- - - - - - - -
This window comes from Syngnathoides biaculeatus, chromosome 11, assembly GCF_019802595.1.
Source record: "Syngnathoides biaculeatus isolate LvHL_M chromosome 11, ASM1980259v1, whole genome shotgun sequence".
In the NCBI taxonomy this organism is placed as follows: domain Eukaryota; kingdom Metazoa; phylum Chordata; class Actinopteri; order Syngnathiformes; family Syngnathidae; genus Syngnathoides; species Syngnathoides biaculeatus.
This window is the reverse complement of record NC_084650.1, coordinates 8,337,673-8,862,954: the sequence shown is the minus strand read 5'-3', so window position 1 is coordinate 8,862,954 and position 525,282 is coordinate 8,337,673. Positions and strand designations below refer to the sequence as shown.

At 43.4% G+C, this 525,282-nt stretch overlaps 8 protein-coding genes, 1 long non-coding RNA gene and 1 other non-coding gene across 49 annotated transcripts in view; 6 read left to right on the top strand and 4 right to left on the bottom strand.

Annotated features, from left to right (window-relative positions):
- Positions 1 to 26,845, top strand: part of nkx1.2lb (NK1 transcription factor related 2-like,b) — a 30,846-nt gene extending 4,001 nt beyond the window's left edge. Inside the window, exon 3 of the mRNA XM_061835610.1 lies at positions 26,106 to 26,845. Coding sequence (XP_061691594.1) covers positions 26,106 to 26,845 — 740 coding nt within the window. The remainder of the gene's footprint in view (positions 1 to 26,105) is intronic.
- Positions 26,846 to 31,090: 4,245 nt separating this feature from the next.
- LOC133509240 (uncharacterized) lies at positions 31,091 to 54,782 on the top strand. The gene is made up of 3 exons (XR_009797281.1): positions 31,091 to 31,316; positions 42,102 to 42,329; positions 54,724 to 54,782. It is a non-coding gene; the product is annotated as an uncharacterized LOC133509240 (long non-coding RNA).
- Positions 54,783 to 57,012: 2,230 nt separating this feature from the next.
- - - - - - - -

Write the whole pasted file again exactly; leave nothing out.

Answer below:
This window comes from Syngnathoides biaculeatus, chromosome 11, assembly GCF_019802595.1.
Source record: "Syngnathoides biaculeatus isolate LvHL_M chromosome 11, ASM1980259v1, whole genome shotgun sequence".
In the NCBI taxonomy this organism is placed as follows: domain Eukaryota; kingdom Metazoa; phylum Chordata; class Actinopteri; order Syngnathiformes; family Syngnathidae; genus Syngnathoides; species Syngnathoides biaculeatus.
This window is the reverse complement of record NC_084650.1, coordinates 8,337,673-8,862,954: the sequence shown is the minus strand read 5'-3', so window position 1 is coordinate 8,862,954 and position 525,282 is coordinate 8,337,673. Positions and strand designations below refer to the sequence as shown.

At 43.4% G+C, this 525,282-nt stretch overlaps 8 protein-coding genes, 1 long non-coding RNA gene and 1 other non-coding gene across 49 annotated transcripts in view; 6 read left to right on the top strand and 4 right to left on the bottom strand.

Annotated features, from left to right (window-relative positions):
- Positions 1 to 26,845, top strand: part of nkx1.2lb (NK1 transcription factor related 2-like,b) — a 30,846-nt gene extending 4,001 nt beyond the window's left edge. Inside the window, exon 3 of the mRNA XM_061835610.1 lies at positions 26,106 to 26,845. Coding sequence (XP_061691594.1) covers positions 26,106 to 26,845 — 740 coding nt within the window. The remainder of the gene's footprint in view (positions 1 to 26,105) is intronic.
- Positions 26,846 to 31,090: 4,245 nt separating this feature from the next.
- LOC133509240 (uncharacterized) lies at positions 31,091 to 54,782 on the top strand. The gene is made up of 3 exons (XR_009797281.1): positions 31,091 to 31,316; positions 42,102 to 42,329; positions 54,724 to 54,782. It is a non-coding gene; the product is annotated as an uncharacterized LOC133509240 (long non-coding RNA).
- Positions 54,783 to 57,012: 2,230 nt separating this feature from the next.